A Year Later…

I started a post for today, but have decided to abandon it. It was to be a reflection on Boxing Day shopping in this COVID world.

Except I am not shopping today. Which has nothing to do with COVID. I haven’t even looked at any sale flyers to se what the temptations might be. There’s nothing I need. And I don’t feel like spending money on my wants. I’ve done enough this year to kick start the economy.

So today, last year’s Boxing Day post with 2021 comments in italics.

So this is it, the biggest shopping day of the year. In Ontario the stores are closed, the province starting yet another lockdown this morning. In 2021 the stores are still open. I don’t understand why, given that each day the past week Ontario has been setting a new record for the number of COVID-19 cases. Can it be that our political masters have learned that lockdowns down’t work?

All in the name of shutting down the pandemic. Yet we have been down this road before. There was a lockdown in the Spring, COVID-19 cases were reduced, but the disease was not eliminated. Which has me wondering why officials think it will work any better this time.

A decade from now COVID-19 will be a memory, or at least all of us hope so. Academics then will be feasting off the subject. Who knows, maybe they have started already. I am no longer convinced COVID will be a memory in a decade. I think it is more likely that it will be like seasonal flu. We’ll have to get regular vaccinations, maybe twice a year. My big regret is not buying stock in Pfizer or Moderna in early 2020. Someone will be making big dollars from this pandemic.

There will be studies on preparedness, from medical and political standpoints. My guess is no-one will look good in those. A year later it is obvious to me that politicians and health officials still only have a vague idea of what they are doing. With the pandemic about to enter its third year, this saddens me greatly.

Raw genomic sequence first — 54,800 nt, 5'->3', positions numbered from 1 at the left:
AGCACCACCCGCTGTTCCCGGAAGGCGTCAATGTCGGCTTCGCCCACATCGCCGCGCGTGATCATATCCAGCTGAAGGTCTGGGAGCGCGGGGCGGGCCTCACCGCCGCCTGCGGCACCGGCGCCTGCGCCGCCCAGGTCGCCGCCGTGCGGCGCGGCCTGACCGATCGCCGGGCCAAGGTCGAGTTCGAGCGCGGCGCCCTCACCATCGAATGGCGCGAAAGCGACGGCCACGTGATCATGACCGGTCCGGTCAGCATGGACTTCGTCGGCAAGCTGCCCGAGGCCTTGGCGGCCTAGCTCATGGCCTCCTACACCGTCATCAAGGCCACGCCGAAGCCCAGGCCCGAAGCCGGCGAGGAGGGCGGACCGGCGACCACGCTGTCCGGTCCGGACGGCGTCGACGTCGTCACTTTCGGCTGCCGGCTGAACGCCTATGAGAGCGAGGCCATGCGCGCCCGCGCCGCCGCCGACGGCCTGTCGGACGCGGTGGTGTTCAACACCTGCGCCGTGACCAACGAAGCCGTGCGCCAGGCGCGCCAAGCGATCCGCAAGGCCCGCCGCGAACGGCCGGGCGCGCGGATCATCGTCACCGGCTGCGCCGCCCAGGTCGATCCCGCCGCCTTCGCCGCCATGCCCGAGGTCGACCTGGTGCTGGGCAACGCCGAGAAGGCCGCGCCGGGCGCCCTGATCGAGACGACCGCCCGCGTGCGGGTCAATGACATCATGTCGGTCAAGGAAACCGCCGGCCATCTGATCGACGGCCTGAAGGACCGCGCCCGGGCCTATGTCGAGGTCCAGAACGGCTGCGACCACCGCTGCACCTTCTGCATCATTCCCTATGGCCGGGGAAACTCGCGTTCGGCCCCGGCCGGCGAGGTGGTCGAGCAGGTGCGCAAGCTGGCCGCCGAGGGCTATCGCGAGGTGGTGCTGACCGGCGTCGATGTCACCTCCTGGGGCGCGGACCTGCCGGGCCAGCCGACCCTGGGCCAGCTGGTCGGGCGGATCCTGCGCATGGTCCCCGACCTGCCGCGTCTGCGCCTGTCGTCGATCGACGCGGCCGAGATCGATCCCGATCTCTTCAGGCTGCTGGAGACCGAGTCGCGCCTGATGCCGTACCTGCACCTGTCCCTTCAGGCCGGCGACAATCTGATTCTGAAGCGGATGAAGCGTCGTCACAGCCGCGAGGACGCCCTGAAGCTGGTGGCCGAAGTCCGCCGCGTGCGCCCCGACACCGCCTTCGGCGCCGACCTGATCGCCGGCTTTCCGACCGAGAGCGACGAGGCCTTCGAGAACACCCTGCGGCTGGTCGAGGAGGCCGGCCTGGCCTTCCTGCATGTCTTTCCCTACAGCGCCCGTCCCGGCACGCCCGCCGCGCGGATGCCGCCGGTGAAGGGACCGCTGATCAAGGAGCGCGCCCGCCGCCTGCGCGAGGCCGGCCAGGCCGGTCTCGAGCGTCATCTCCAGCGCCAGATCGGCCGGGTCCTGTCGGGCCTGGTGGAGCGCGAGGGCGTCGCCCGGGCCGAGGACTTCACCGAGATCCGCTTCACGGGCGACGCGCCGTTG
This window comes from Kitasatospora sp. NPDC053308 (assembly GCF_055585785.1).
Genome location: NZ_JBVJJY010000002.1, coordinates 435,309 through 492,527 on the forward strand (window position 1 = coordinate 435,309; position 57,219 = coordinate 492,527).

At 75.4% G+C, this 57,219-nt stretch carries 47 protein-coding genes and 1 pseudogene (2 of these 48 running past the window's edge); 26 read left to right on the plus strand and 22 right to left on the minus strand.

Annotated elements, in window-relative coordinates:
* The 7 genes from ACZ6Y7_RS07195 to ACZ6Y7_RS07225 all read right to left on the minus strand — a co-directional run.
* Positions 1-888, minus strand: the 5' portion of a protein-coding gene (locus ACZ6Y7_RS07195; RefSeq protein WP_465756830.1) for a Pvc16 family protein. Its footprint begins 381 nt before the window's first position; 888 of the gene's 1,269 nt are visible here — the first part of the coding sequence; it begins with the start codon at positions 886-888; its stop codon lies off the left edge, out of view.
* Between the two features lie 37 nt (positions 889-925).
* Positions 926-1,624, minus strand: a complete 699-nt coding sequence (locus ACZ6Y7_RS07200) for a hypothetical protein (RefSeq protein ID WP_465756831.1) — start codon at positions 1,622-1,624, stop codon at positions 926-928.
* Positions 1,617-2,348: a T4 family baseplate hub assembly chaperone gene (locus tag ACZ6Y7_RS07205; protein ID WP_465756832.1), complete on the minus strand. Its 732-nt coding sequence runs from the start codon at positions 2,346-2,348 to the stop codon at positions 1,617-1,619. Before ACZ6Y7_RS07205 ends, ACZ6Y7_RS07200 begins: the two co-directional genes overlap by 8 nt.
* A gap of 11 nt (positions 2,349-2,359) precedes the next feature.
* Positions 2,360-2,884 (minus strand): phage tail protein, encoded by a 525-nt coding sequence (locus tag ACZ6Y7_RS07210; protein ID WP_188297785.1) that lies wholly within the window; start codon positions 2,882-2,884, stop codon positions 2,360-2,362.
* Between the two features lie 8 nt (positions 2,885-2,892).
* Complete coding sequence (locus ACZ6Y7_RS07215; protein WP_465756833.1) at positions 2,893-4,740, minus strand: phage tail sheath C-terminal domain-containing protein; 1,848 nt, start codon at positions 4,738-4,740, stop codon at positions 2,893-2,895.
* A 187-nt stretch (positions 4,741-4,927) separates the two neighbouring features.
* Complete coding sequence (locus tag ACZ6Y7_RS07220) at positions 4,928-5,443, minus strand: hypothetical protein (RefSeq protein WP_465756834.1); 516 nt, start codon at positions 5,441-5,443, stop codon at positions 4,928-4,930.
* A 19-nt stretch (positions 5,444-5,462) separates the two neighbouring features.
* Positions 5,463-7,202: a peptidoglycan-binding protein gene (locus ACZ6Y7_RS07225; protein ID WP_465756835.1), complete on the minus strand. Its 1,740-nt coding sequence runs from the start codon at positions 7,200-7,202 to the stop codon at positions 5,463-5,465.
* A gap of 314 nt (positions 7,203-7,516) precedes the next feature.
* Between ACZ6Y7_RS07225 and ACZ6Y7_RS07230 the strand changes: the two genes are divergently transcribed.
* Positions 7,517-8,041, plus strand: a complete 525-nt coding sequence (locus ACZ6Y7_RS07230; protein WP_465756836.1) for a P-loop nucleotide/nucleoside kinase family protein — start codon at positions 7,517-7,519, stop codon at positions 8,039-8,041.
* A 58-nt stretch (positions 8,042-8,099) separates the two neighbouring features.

There will be assessments of the economic fallout from restrictions and slowdowns and restraint of trade. I expect those will show a devastating impact, that perhaps the planet won’t recover completely from in the next ten years. Canadian government spending in this pandemic has been at unprecedented levels. Unless the country declares bankruptcy, my great-great-grandchildren will still be paying of the debt from the past year of profligate government spending.

Today there are so many unanswered questions. Will businesses recover when they are allowed to re-open? Will people ever again feel comfortable being in enclosed spaces with other people? If not, what does that mean for professional sports leagues? We thought we had the answer to this one, then the Delta and Omicron variants of the virus took hold. I think it is very obvious a lot of businesses will not recover. And I wouldn’t be surprised to see some professional sports adopt a no fans in the stands policy.

Are face masks and hand sanitizers now a permanent part of public life? Or will we go back to the old normal once a certain percentage of the population has been vaccinated? I think we can expect face masks to be with us for years to come. Even when/if the mandates are lifted, some people will continue to wear them – just as Asian tourists have for years.

Will the downtown core recover, now that it has been discovered many people can work from home effectively? Or will we crave human interaction too much to be happy working remotely? No-one knows the answer yet on this one. I know people who have been told their offices won’t be re-opening until 2023 – at the earliest. I can’t decide if I prefer working from home or going into the office. After four years at home rather miss the different scenery.

What will an increase in remote work do for public transit planning? And new home construction? If people need a home office, will they want bigger houses? What does that do to housing prices? Canadian housing prices have soared during tha pandemic, so I guess we know the answer to that one. Mind you, there are still bargains to be found in rural communities, and if you can work remotely…

Will countries revamp their supply chains so they are less dependent on international trade? Will food self-sufficiency be important? What about vaccine manufacturing capacity? Or making medical equipment locally? I doubt governments/consumers will be willing to accept the high prices that self-sufficiency requires.

That is now things are looking to me on Boxing Day 2020. Instead of shopping for great deals, I’m sitting at home thinking. And asking questions for which there are no answers at this point. Still thinking on Boxing Day 2021 – even though I could be shopping.

What about you? How do you imagine the post-pandemic world? Leave your message below.


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